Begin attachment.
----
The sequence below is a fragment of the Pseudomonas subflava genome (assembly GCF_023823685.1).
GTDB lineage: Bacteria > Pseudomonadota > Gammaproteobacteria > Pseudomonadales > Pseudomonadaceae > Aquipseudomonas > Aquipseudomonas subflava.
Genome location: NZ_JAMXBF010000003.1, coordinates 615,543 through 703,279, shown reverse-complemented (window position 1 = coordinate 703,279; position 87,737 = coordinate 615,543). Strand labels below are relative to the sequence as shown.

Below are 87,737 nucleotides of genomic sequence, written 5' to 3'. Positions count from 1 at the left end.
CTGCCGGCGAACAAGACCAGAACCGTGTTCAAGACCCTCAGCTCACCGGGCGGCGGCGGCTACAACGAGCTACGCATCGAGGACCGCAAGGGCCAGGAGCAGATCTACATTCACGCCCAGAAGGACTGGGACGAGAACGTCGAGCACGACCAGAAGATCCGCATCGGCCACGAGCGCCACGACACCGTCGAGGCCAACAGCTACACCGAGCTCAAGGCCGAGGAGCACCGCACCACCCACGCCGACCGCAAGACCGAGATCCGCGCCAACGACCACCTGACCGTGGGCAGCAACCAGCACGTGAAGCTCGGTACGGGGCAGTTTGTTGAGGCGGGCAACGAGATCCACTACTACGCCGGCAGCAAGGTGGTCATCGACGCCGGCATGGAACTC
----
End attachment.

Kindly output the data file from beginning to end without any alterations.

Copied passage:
The sequence below is a fragment of the Pseudomonas subflava genome (assembly GCF_023823685.1).
GTDB lineage: Bacteria > Pseudomonadota > Gammaproteobacteria > Pseudomonadales > Pseudomonadaceae > Aquipseudomonas > Aquipseudomonas subflava.
Genome location: NZ_JAMXBF010000003.1, coordinates 615,543 through 703,279, shown reverse-complemented (window position 1 = coordinate 703,279; position 87,737 = coordinate 615,543). Strand labels below are relative to the sequence as shown.

Below are 87,737 nucleotides of genomic sequence, written 5' to 3'. Positions count from 1 at the left end.
CTGCCGGCGAACAAGACCAGAACCGTGTTCAAGACCCTCAGCTCACCGGGCGGCGGCGGCTACAACGAGCTACGCATCGAGGACCGCAAGGGCCAGGAGCAGATCTACATTCACGCCCAGAAGGACTGGGACGAGAACGTCGAGCACGACCAGAAGATCCGCATCGGCCACGAGCGCCACGACACCGTCGAGGCCAACAGCTACACCGAGCTCAAGGCCGAGGAGCACCGCACCACCCACGCCGACCGCAAGACCGAGATCCGCGCCAACGACCACCTGACCGTGGGCAGCAACCAGCACGTGAAGCTCGGTACGGGGCAGTTTGTTGAGGCGGGCAACGAGATCCACTACTACGCCGGCAGCAAGGTGGTCATCGACGCCGGCATGGAACTC